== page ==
Abuse, addiction and dependence are three separate concepts related to substance misuse. Drug misuse can occur when someone is using higher doses of a prescription medicine than they’re supposed to or using it without a prescription. Someone can misuse drugs, prescription or otherwise, without being dependent or addicted. However, substance misuse is one of the primary risk factors for more severe scenarios like addiction to occur. Addiction is a brain disease. When the brain is exposed to a substance, it can change the wiring, pathways and functionality of the brain. Addiction is triggered by these changes. With addiction, drug use is out of the control of the individual, is all-encompassing and is compulsive. Addicts will often try unsuccessfully to stop using or will continue to use no matter the consequences.
Then, there is physical dependence. One can be dependent on a drug like Dalmane without being addicted or even without abusing it. When the central nervous system is exposed to a substance like Dalmane over a period of time, it starts to see that exposure as normal. Since Dalmane affects GABA receptors, someone with a dependence may have a problem creating their own GABA without the drug. The longer someone uses Dalmane, the more likely they are to develop dependence. The risk of dependence is one reason doctors usually only prescribe this medication for a week or two. Even if someone uses Dalmane exactly as prescribed, they may become dependent.
When someone has a drug dependence and they stop using it suddenly, they will likely go through withdrawal. Symptoms of withdrawal occur when someone has regularly used a drug like Dalmane and they stop cold turkey. The body struggles to readjust and function normally without its presence. Withdrawal symptoms can vary in duration and severity based on factors including the type of drug, how long it was used and how heavily, and the individual’s health and body chemistry. Dalmane is a benzodiazepine, and withdrawal from this drug class can have some of the most severe symptoms. Benzodiazepine withdrawal tends to be more severe even than opioid withdrawal. The symptoms of Dalmane withdrawal can be broken into categories which are psychological symptoms, perceptual symptoms and physical symptoms. Some of the major symptoms of Dalmane withdrawal can include:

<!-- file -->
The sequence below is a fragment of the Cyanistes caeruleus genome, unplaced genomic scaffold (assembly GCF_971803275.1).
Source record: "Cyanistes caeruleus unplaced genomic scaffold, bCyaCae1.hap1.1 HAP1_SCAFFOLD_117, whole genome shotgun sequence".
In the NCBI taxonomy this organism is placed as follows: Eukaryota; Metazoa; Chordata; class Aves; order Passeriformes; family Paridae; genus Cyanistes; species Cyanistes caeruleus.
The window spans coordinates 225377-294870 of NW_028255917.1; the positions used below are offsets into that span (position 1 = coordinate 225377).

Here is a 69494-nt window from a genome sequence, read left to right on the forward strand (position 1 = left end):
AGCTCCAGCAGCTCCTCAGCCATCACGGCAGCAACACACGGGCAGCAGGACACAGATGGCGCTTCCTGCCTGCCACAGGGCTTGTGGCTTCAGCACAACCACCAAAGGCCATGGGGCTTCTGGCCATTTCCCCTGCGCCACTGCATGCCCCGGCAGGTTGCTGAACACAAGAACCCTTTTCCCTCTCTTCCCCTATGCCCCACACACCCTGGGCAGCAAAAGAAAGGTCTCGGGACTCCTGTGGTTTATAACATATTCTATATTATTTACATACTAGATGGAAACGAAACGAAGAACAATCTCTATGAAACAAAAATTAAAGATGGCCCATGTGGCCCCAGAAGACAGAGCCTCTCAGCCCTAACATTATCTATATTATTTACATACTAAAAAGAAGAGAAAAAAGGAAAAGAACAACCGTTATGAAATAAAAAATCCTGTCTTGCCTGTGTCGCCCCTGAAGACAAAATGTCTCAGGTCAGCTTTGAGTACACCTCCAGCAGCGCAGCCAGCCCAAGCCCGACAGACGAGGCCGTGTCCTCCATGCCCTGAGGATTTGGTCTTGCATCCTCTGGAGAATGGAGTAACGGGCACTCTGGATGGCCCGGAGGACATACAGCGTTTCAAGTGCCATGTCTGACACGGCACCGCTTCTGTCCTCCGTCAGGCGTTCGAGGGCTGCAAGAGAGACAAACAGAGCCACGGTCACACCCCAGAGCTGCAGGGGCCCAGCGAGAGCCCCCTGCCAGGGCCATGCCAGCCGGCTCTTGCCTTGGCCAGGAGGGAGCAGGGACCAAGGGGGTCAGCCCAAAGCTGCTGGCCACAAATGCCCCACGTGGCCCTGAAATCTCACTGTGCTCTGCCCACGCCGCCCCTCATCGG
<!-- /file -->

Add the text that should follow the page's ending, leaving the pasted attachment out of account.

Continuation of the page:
- Panic attacks
- Sleep disturbances
- Muscle spasms or pain
- Visual disturbances
- Changes in mood
- Hypersensitivity to stimuli
In severe cases, Dalmane and benzodiazepine withdrawal can include seizures, delirium or psychotic symptoms. For someone who has been using benzodiazepine heavily and for a long period of time or people with polysubstance misuse issues, the symptoms are likely to be the most severe. When someone attempts to stop using a drug like Dalmane, the withdrawal symptoms can be one of the biggest obstacles. That makes it important people dependent on Dalmane find the right help as they detox.
For someone who uses Dalmane lightly, an at-home detox may be sufficient. A doctor can detail a tapering down schedule, and that will significantly reduce withdrawal symptoms. There are scenarios where Dalmane detox at home isn’t recommended, however. For someone who has been using Dalmane for an extended period of time, a professional detox may be necessary. Also, people with polysubstance misuse problems, major medical issues or psychiatric conditions may also require a medical detox. During a medical detox, a patient can be provided with therapies and treatments that will make them more comfortable and also safe. Once someone completes Dalmane detox, they can begin receiving treatment for addiction. Detox only deals with benzodiazepine dependence.
For anyone who is worried about being dependent on Dalmane, the best thing to do is contact a medical professional. There are complications such as seizures that can occur with benzodiazepine withdrawal. People shouldn’t attempt to go through Dalmane detox on their own. The Recovery Village offers medical detox programs, as well as a variety of addiction treatment programs. Call us to learn more about the options available, and how we can help you or loved one recover.
The Recovery Village aims to improve the quality of life for people struggling with substance use or mental health disorder with fact-based content about the nature of behavioral health conditions, treatment options and their related outcomes. We publish material that is researched, cited, edited and reviewed by licensed medical professionals. The information we provide is not intended to be a substitute for professional medical advice, diagnosis or treatment. It should not be used in place of the advice of your physician or other qualified healthcare providers.